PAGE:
There's another really important fact to bring out. I'm sure you've noticed Hellenistic influences at Musawwarat. Some are subtle, some are more explicit. But the standing structures all date to the Meroitic period, and so does the Hellenistic influence. Why is this important? None of the local gods had stone temples constructed to them in the preceding Napatan Period. In fact, Apedemak, Arensnuphis, Sebiuemeker, Amesemi and the other Meroitic gods aren't even attested before the Meroitic Period. They only appear around the same time that Hellenistic influences enter Sudan. The central temple at Musawwarat is a fully peripteral temple. Unheard of in the Napatan Period. The only other places in Kush that have peripteral temples are Meroë (temple M 250) and Naqa (temple N 600), both Meroitic Period temples, and both Naqa and Meroë have clear examples of Hellenistic influence in other areas as well. This is significant, because the use of war-elephants may well be a Hellenistic influence itself (war elephants are not attested before the Meroitic Period).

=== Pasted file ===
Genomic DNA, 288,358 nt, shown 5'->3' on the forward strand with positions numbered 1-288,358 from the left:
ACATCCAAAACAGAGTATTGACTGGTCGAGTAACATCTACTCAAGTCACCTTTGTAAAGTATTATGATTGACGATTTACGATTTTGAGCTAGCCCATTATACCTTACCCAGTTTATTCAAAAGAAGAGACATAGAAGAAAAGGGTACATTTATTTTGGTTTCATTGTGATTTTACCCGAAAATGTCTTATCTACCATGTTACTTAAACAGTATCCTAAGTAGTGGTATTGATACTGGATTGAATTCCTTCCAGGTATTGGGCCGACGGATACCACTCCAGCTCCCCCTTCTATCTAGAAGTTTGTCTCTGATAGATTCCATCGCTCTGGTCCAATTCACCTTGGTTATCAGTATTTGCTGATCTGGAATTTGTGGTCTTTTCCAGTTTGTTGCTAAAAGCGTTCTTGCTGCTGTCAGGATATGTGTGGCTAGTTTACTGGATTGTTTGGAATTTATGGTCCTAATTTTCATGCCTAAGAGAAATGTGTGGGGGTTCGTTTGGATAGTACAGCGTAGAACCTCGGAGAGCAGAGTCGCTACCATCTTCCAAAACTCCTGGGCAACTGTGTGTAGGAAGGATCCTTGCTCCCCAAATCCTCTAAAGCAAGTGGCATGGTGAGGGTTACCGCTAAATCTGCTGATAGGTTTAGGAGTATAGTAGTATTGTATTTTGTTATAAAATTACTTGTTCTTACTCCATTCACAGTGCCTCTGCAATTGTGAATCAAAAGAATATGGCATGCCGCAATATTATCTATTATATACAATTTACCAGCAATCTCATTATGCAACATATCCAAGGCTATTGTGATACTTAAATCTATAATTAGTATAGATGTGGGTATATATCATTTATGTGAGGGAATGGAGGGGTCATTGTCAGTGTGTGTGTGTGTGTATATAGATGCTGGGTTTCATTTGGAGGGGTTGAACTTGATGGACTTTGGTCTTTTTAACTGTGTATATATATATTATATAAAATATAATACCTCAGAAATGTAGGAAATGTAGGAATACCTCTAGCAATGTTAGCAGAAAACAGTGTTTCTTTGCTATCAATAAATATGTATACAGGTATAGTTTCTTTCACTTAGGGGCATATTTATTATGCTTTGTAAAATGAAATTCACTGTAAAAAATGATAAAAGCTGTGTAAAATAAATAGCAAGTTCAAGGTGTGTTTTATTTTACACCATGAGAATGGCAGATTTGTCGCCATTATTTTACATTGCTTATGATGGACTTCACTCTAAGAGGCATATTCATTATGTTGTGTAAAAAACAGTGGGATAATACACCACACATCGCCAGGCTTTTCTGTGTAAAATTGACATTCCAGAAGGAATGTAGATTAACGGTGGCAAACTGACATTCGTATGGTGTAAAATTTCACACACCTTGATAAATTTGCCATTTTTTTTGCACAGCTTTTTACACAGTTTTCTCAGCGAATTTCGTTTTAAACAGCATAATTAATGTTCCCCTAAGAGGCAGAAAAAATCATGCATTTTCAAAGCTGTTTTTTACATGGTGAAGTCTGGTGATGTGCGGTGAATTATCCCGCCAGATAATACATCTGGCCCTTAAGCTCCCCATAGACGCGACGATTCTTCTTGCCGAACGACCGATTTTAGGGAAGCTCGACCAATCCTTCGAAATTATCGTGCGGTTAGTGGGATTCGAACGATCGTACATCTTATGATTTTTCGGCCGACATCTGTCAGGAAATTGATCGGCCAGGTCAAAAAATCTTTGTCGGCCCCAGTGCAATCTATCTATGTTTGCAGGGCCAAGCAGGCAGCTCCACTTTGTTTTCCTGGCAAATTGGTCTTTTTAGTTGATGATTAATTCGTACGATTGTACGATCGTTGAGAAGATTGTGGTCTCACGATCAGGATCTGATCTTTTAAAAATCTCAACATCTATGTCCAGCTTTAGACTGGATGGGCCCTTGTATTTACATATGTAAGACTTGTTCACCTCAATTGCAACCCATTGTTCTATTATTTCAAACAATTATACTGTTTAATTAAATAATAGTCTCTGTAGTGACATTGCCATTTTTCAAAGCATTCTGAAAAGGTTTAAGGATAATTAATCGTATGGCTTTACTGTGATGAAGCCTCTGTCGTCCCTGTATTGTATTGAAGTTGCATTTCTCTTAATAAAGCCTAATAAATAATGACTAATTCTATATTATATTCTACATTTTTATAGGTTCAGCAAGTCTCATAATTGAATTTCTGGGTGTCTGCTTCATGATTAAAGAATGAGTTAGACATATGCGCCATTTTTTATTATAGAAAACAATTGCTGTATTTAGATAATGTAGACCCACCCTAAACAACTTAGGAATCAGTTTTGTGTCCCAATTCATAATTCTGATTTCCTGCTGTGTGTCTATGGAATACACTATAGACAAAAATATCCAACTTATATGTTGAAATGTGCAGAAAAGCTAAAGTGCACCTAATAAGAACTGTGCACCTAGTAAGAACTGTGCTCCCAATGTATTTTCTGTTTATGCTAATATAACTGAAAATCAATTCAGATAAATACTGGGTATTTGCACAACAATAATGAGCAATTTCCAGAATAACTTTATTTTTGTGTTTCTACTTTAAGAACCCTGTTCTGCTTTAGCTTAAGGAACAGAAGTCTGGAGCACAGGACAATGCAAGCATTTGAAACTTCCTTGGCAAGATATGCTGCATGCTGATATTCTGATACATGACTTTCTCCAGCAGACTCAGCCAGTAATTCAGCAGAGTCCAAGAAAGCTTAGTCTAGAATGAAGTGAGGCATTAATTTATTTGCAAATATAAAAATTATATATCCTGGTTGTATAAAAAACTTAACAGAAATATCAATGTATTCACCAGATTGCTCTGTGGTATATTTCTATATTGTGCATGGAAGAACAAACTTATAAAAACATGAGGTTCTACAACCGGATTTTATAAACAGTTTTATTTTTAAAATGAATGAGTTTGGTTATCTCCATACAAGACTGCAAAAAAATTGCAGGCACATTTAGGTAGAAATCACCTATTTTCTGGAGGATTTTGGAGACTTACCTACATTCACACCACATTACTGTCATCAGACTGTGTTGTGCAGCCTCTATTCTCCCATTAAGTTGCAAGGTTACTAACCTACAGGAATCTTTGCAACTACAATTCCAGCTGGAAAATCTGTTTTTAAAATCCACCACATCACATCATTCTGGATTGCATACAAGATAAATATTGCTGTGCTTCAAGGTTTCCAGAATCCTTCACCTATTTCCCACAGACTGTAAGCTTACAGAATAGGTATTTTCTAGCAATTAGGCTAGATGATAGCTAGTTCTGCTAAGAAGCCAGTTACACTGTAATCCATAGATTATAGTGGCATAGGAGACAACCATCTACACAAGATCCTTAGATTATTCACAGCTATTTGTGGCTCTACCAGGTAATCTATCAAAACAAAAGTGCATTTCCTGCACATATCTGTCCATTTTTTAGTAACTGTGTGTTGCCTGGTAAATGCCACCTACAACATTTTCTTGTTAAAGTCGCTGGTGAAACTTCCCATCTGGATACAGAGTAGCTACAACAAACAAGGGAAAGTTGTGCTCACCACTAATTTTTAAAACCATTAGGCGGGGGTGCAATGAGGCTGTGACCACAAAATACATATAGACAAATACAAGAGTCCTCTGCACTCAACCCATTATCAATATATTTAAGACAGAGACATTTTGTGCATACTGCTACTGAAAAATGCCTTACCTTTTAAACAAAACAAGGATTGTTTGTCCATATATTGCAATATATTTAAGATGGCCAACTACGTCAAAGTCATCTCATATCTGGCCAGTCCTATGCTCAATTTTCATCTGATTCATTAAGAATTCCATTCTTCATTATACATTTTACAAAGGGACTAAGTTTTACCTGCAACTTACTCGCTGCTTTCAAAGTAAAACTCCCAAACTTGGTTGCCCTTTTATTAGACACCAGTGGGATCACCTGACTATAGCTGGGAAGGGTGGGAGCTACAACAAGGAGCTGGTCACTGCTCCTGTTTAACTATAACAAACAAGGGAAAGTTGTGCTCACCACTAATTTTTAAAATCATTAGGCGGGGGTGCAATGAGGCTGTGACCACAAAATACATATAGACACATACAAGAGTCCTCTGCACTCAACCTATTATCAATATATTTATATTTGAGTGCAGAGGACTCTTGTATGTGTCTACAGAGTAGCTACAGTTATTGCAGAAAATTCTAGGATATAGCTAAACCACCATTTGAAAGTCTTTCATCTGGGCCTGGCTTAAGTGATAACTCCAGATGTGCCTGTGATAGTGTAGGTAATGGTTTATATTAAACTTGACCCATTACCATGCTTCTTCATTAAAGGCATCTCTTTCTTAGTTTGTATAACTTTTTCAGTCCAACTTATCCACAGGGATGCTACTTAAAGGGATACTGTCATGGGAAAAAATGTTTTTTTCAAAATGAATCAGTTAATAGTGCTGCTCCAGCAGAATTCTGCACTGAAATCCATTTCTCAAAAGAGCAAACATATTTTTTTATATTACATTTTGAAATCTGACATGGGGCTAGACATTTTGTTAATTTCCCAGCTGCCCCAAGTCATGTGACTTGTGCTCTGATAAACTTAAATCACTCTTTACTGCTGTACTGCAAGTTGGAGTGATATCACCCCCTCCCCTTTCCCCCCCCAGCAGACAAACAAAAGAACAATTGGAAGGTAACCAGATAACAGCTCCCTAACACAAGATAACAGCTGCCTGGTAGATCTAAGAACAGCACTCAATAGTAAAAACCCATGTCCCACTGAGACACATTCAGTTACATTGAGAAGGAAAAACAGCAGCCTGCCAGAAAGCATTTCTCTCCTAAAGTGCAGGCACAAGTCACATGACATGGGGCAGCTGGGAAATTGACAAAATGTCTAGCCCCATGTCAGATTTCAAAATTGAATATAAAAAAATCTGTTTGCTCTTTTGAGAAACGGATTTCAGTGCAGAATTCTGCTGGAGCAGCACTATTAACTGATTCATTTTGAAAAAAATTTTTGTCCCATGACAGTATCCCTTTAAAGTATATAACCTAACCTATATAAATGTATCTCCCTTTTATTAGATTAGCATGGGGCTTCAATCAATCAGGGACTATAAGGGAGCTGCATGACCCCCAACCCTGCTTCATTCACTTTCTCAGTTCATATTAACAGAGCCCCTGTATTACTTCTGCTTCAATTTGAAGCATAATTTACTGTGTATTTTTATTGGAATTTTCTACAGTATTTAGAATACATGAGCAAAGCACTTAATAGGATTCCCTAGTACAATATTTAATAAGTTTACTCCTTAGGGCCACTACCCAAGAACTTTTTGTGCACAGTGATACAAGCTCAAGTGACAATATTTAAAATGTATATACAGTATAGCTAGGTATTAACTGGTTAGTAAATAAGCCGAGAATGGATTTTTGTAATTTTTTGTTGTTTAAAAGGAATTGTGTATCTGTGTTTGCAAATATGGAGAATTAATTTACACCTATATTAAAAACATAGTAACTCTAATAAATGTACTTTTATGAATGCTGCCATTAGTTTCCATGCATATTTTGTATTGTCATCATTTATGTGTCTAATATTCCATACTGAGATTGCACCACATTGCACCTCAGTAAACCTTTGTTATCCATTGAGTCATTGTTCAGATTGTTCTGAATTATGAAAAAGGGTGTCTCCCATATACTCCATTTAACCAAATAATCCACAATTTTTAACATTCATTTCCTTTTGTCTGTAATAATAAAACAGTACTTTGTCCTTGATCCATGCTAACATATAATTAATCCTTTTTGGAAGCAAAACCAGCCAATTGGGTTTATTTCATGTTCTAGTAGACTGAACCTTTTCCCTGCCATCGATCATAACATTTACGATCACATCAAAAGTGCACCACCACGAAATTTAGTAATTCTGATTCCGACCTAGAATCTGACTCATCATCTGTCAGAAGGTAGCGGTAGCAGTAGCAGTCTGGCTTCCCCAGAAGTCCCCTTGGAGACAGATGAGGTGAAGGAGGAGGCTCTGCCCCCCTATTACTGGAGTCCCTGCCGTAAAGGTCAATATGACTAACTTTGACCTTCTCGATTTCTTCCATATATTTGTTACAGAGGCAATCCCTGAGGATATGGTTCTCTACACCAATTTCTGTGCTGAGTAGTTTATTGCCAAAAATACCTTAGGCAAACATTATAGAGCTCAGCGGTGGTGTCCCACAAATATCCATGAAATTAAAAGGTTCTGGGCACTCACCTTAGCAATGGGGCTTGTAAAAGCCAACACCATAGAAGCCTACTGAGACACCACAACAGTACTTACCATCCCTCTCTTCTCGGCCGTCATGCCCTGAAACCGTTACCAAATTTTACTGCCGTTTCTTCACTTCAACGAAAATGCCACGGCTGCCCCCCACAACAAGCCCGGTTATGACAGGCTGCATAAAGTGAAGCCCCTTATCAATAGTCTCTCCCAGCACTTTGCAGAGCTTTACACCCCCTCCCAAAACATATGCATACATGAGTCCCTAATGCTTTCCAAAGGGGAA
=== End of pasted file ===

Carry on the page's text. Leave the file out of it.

By the way, another important detail I missed. I found a bunch of images from a 1971 book, that seem to be from even earlier reports. It shows the back wall of the Lion Temple at Musawwarat (before restoration), just behind the altar. I shared the image of one of the elephants in the previous post, but these images provide better context. 

Both of the lions, and both of the elephants are in fact leashed! It's becoming very explicit now... 

M2763b-28 copy.jpg

M2763b-27 copy.jpg

The sketch is more clear and unambiguous: